Joseph Strutt (Engraver and author)
Mill House, adjacent to Riverside Inn (erected 2012)
Joseph Strutt, a miller’s son, was born in 1749 at Mill House, adjacent to Springfield Mill, now Riverside Inn, on Victoria Road. He was educated at the King Edward VI Grammar School, where a house is named in his honour.
At the age of 14, he was apprenticed to an engraver in London where he was a star pupil. He subsequently became a well-regarded artist, antiquarian, engraver and author.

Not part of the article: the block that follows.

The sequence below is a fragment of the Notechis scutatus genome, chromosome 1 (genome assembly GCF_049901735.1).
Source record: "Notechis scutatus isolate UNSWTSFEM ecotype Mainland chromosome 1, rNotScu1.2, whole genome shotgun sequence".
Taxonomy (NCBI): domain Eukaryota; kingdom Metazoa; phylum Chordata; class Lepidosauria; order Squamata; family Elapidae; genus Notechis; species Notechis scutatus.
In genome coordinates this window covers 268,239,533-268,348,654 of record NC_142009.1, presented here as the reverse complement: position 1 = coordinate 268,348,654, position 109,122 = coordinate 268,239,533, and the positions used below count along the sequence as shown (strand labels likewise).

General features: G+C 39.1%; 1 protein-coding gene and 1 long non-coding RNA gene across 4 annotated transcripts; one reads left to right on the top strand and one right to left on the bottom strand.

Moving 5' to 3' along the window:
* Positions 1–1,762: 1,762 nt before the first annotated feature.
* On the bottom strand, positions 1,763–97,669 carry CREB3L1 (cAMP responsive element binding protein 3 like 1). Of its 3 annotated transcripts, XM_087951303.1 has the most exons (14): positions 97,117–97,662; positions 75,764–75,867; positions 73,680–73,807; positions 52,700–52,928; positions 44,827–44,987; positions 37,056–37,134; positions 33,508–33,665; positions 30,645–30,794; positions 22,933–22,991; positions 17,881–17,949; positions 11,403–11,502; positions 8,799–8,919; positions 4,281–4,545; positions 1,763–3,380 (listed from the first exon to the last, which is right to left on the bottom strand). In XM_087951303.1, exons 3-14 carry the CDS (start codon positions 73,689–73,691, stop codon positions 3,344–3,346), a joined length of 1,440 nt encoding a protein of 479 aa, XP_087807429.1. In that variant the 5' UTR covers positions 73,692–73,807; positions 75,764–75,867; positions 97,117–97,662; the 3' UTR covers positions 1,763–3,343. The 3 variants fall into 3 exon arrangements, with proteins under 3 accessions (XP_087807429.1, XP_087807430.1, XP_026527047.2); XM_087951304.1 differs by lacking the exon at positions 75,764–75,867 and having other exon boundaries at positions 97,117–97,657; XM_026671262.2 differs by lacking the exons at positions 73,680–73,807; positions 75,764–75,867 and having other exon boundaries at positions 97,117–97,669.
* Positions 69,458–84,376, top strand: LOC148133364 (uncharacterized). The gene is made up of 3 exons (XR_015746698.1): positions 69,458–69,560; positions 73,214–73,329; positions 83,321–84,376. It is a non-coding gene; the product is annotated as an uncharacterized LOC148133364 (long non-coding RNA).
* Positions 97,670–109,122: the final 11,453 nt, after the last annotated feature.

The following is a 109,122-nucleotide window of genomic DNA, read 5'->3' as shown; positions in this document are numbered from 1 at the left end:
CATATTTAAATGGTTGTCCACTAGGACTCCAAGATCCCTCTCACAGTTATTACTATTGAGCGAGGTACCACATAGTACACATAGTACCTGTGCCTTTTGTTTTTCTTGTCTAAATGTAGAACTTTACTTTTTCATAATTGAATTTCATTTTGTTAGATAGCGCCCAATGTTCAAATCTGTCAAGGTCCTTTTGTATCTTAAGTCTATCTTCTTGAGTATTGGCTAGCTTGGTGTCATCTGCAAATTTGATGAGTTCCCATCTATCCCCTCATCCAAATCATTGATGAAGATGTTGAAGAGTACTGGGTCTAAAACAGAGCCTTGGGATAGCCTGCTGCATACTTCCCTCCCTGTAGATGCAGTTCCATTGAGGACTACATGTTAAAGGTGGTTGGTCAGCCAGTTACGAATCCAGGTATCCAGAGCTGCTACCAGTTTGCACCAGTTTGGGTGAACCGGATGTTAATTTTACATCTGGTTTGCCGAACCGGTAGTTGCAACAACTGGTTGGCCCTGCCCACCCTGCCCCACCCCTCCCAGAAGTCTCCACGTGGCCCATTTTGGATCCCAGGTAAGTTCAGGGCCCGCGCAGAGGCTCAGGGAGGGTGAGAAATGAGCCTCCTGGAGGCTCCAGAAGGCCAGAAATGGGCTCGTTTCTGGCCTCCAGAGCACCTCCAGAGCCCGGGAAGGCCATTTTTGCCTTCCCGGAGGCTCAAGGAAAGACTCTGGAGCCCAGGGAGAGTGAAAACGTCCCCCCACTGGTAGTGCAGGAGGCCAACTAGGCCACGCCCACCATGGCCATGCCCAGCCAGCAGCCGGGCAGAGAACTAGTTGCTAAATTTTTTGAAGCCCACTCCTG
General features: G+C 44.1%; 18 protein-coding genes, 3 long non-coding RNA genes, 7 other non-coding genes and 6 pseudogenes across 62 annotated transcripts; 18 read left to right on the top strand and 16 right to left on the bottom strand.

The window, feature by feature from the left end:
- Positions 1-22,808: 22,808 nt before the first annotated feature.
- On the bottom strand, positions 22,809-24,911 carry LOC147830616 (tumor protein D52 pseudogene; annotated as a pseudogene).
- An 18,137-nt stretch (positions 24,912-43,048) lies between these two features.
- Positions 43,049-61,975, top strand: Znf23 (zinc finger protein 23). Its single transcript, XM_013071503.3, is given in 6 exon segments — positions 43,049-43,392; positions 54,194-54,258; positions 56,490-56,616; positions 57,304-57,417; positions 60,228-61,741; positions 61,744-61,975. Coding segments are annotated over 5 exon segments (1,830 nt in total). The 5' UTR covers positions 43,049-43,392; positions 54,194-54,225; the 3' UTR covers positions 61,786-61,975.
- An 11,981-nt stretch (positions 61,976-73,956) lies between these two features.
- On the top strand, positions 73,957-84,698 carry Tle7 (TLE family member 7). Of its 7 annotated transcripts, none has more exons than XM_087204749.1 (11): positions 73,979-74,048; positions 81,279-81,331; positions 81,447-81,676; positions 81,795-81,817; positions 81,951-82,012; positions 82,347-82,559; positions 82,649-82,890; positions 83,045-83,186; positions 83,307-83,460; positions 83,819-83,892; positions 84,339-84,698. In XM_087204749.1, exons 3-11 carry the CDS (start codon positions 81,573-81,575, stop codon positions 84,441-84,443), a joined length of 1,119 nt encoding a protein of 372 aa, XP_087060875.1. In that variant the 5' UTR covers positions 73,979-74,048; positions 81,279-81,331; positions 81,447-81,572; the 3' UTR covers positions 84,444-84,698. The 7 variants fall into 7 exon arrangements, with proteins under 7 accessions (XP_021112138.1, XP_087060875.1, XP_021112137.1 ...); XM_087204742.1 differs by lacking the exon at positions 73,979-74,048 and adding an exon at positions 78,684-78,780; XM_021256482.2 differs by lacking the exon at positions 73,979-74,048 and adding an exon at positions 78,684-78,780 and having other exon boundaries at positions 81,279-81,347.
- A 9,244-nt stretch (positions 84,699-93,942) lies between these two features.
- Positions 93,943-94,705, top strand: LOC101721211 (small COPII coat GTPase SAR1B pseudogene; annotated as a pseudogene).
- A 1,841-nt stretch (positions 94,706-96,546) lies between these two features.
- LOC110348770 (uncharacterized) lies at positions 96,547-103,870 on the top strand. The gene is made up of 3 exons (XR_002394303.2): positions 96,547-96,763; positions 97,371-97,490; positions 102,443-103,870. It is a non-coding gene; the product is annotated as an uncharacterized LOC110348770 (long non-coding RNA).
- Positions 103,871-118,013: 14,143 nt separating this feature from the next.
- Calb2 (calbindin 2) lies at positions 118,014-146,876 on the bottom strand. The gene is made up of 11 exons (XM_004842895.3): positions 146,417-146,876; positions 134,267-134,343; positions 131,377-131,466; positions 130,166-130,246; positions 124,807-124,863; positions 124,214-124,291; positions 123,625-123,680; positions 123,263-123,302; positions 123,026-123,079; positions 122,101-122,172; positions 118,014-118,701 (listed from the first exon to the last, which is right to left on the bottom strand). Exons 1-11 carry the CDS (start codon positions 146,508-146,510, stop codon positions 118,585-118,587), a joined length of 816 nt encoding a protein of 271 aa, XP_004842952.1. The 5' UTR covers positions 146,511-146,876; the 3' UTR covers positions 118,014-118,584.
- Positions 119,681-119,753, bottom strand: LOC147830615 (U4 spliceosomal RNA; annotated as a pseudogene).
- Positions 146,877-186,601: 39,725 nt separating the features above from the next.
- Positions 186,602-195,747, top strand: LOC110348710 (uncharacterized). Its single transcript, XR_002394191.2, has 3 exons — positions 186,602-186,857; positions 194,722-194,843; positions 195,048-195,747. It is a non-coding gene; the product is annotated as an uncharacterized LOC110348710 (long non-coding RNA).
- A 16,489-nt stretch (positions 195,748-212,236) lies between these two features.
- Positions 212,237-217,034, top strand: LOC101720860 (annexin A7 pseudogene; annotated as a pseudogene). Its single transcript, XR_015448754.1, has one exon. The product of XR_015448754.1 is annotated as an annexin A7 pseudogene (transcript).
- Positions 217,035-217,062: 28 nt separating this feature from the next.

In 1801, Joseph Strutt produced his most important and famous book “The Sports and Pastimes of the People of England” with over 400 pages illustrated with 140 of his own engravings.
It’s been said that the book influenced the revival of the modern Olympic Games. This is because we know that the book was one of the influences on Dr William Penny Brookes in his decision to start the Much Wenlock Games in 1850. The Much Wenlock Games were, in turn, an influence on Baron Pierre de Coubertin who started the modern Olympic movement in 1896.
Strutt died in 1802 and was buried at St Andrews, Holborn. His grave is one of a large number that were subsequently re-interred at Manor Park, when the Holborn Viaduct was built. He is therefore buried only a short distance away from the 2012 London Olympic Park at Stratford.